The iron sights on the SOCOM 16 have always been top-notch, adjustable, enlarged military aperture with front tritium. It has a forward rail to mount a magnified, long-eye-relief, scout-style scope. This SOCOM 16 also has a Vortex Venom red dot reflex sight that uses a Springfield Armory clip guide mount, which places the red dot at the perfect height and distance while not interfering when the rotary bolt ejects empty brass. At 25 yards offhand, the red dot was fast and accurate. The perforated muzzlebrake tamed the recoil and muzzle rise. I easily smashed a few magazines of clay pigeons like I had been shooting the rifle for years. Distance, though, is the key.

Muzzlebreak on Springfield SOCOM 16 rifle
The perforated muzzlebrake helps reduce muzzle rise and keep you focused on the target when shooting fast.

With an assortment of .308 Winchester cartridges—Hornady Steel Match 155-grain BTHP, Black Hills Gold 168-grain A-MAX and Hornady Match 178-grain BTHP—I put the SOCOM 16 through its paces using a rest. Though aiming a red dot at 100 yards is not exactly precision shooting, at 50 yards and under the 3-MOA dot offers fast, accurate shooting. At 100 yards, the dot is large. I assumed at 100 yards I’d experience different results. The 3 MOA placed on an 8-inch target provided a nice sight picture, a red center with a black donut outside edge.

With the rifle adjusted to me, it all came down to trigger work. The SOCOM 16 has a two-stage military trigger. After taking up the light first stage, the second stage proved to be nice with about a 5½-pound pull weight. The rifle was comfortable to shoot. Accuracy averaged 1½ to 2½ inches with a three-shot groups. Nice.

The new SOCOM 16 offers an out-of-the-box rifle ready for defense work or hunting. I can’t think of a better round and setup for feral pigs, deer, or black bears. The adjustable stock means it’s easier and more convenient to take in and out of a vehicle and store. The sight package is a nice setup. The SOCOM 16 adapts to how you want to shoot and the situation you are in and does it with a level of modularity and customization not seen previously in the M1A platform.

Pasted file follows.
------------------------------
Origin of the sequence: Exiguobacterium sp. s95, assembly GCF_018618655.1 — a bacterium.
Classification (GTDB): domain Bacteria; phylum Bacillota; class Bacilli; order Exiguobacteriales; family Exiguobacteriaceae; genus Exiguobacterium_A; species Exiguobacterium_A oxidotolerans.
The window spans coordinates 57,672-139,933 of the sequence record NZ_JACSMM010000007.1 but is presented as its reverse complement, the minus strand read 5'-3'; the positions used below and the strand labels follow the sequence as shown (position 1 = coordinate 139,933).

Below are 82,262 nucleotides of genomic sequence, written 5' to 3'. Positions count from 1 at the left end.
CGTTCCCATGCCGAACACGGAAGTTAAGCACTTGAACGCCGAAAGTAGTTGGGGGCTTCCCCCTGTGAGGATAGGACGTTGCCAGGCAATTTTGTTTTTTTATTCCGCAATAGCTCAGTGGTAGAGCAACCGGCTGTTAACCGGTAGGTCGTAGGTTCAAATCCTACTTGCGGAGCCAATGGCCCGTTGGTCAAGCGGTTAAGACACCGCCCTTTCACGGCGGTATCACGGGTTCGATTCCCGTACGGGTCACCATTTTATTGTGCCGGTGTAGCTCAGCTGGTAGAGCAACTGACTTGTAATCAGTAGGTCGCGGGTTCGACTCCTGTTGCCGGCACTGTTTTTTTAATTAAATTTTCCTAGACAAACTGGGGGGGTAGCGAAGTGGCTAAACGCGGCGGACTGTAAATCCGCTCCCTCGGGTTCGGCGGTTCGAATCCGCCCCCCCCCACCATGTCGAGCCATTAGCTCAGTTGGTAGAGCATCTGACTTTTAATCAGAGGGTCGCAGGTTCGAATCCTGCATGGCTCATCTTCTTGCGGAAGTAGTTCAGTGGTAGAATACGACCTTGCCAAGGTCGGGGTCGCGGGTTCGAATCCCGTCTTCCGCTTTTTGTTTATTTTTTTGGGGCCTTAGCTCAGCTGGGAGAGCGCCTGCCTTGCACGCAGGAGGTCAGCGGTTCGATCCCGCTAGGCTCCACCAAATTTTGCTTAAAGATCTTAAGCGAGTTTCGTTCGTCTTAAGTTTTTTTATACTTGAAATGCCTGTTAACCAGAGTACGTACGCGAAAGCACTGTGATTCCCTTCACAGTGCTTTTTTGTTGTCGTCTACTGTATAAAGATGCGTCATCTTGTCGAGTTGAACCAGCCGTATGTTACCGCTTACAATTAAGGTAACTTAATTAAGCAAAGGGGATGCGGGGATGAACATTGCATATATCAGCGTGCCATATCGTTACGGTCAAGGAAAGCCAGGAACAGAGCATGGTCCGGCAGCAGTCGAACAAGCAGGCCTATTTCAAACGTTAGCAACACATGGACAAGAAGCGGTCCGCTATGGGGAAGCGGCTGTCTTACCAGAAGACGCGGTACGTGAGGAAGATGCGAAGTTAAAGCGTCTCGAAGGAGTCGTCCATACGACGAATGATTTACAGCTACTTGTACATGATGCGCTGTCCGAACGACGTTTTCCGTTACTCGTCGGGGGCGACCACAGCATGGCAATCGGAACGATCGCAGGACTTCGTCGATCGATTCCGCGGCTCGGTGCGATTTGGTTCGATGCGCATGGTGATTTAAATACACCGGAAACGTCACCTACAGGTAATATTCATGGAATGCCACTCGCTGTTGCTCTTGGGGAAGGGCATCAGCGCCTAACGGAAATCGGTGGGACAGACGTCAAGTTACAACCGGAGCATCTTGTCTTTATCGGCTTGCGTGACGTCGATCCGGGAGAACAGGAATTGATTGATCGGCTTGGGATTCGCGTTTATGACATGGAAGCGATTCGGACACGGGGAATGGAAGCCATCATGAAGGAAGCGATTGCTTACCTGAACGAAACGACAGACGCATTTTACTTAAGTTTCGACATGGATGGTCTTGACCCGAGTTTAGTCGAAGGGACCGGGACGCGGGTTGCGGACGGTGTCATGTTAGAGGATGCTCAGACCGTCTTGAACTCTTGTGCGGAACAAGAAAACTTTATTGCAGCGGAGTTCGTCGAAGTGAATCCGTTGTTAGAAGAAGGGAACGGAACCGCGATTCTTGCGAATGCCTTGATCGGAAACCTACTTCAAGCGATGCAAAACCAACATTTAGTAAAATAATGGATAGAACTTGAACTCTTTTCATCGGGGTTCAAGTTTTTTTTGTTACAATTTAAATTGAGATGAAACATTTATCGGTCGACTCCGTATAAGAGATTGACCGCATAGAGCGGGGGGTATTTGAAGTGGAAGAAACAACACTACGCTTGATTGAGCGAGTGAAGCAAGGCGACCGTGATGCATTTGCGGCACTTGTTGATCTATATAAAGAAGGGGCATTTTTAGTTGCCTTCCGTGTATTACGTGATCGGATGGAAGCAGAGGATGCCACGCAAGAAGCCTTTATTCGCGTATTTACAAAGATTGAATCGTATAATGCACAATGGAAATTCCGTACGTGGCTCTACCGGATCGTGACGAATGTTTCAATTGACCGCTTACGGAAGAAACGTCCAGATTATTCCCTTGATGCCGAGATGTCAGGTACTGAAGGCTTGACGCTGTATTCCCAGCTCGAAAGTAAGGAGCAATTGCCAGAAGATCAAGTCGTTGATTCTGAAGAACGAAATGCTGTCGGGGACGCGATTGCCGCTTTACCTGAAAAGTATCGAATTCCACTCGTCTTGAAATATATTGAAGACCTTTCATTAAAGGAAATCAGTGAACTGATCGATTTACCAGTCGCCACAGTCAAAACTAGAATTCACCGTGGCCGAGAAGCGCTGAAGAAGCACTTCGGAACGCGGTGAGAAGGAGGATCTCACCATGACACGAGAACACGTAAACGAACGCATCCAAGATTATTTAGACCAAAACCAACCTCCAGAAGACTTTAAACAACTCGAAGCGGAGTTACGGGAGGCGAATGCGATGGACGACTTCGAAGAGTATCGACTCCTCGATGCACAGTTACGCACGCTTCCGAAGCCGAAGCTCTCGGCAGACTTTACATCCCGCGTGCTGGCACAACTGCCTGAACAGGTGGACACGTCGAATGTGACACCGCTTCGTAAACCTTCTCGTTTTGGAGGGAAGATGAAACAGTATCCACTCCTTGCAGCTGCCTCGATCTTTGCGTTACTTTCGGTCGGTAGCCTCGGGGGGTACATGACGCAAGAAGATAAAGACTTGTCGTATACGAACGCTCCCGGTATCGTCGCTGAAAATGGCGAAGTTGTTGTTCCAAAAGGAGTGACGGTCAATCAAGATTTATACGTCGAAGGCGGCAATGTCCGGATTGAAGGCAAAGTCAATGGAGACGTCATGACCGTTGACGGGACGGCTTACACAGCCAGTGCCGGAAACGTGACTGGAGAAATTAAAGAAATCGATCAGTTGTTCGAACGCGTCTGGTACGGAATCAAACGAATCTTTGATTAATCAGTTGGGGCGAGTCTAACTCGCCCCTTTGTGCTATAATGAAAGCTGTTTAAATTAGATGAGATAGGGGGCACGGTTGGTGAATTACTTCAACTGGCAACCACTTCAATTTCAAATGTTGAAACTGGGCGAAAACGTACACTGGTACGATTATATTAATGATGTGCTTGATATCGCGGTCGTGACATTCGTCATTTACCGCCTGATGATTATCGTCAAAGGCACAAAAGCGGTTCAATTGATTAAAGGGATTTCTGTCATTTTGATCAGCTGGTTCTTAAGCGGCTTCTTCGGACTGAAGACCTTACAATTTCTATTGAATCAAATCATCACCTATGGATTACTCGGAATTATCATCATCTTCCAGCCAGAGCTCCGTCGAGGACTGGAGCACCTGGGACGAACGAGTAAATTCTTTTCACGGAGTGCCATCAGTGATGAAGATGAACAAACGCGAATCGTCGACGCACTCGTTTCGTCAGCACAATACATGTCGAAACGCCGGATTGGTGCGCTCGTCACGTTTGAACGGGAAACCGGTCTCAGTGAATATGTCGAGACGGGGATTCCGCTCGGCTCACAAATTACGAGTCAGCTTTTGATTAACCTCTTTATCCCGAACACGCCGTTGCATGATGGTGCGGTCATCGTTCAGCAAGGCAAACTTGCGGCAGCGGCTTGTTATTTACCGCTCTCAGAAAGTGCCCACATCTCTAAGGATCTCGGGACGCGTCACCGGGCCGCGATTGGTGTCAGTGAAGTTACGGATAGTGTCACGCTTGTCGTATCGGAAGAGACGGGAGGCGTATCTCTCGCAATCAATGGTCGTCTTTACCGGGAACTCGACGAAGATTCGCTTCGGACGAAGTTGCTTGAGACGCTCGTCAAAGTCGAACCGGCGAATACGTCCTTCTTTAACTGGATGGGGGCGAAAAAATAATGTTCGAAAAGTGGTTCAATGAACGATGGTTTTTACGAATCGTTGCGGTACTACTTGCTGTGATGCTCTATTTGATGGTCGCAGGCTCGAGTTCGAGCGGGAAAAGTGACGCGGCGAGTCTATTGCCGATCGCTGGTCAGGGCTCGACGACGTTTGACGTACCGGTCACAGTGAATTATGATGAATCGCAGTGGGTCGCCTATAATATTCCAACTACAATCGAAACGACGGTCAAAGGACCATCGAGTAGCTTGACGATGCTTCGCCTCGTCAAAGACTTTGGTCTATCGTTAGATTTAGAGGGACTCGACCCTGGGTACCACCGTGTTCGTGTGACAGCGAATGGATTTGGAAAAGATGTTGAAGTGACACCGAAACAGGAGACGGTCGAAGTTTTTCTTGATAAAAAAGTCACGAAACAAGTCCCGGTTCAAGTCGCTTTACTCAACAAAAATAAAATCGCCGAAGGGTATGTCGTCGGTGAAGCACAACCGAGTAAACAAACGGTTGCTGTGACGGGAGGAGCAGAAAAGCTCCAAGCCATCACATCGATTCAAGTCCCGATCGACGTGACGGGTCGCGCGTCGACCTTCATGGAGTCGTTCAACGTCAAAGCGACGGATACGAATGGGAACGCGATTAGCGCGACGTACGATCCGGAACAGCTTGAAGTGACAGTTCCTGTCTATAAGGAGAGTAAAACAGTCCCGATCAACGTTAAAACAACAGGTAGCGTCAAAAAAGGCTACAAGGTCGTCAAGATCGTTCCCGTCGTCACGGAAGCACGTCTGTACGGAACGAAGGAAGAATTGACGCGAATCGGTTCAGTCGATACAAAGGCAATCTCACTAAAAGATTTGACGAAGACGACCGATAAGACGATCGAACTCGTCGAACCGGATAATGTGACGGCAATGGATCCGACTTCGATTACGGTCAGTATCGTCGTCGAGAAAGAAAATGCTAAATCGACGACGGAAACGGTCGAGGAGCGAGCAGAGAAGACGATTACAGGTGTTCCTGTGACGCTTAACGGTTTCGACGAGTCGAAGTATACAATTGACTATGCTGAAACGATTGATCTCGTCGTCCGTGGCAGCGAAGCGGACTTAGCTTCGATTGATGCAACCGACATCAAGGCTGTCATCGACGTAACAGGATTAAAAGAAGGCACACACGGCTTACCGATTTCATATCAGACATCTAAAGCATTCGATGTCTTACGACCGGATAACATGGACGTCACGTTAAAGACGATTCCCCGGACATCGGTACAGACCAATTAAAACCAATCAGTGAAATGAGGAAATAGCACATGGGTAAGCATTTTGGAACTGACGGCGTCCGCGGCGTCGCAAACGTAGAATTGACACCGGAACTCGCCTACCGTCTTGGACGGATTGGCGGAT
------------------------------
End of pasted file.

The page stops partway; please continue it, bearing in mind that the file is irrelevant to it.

Springfield Armory SOCOM 16, model AA9611PK
Action Semiautomatic, long-stroke piston
Barrel Length 16.25 inches
Barrel Twist 1:11-inch
Caliber 7.62x51mm NATO/.308 Winchester
Overall Length 35.5 to 38.5 inches
Weight Unloaded 9.3 lbs. (empty)
Sights Adj. military aperture/Vortex Venom red dot
Stock Adj. polymer w/pistol grip
Magazine 10-round magazine
Finish Matte black

The author gave Springfield’s SOCOM 16 CQB high marks backed up by plenty of data. Will it be your next heavy hitter? Share your experience or opinion in the comment section.

The Mission of Cheaper Than Dirt!'s blog, The Shooter's Log, is to provide information—not opinions—to our customers and the shooting community. We want you, our readers, to be able to make informed decisions. The information provided here does not represent the views of Cheaper Than Dirt!

Comments (22)

  1. Have had my SOCOM 16 for 4 months so far, have pushed through 500 rounds of store bought ammo, with 3.0 MOA with iron sights @ 100 yds. Have had good results, but last week I have updated to the Archangel stock, reloaded those spent 500 rounds and found after 3 sets of test reloads have determined what it likes to eat. Bullet weight and powder load. Now it shoot under 2.0 MOA @ 100 yds. Consistent rounds down range using reloads is the way to go,

  2. The Socom 16 is a successful M1A variant, this Archangel stock is a decent upgrade for those wanting a pistol grip. I prefer my CQB-16 type SEI in a pistol grip stock.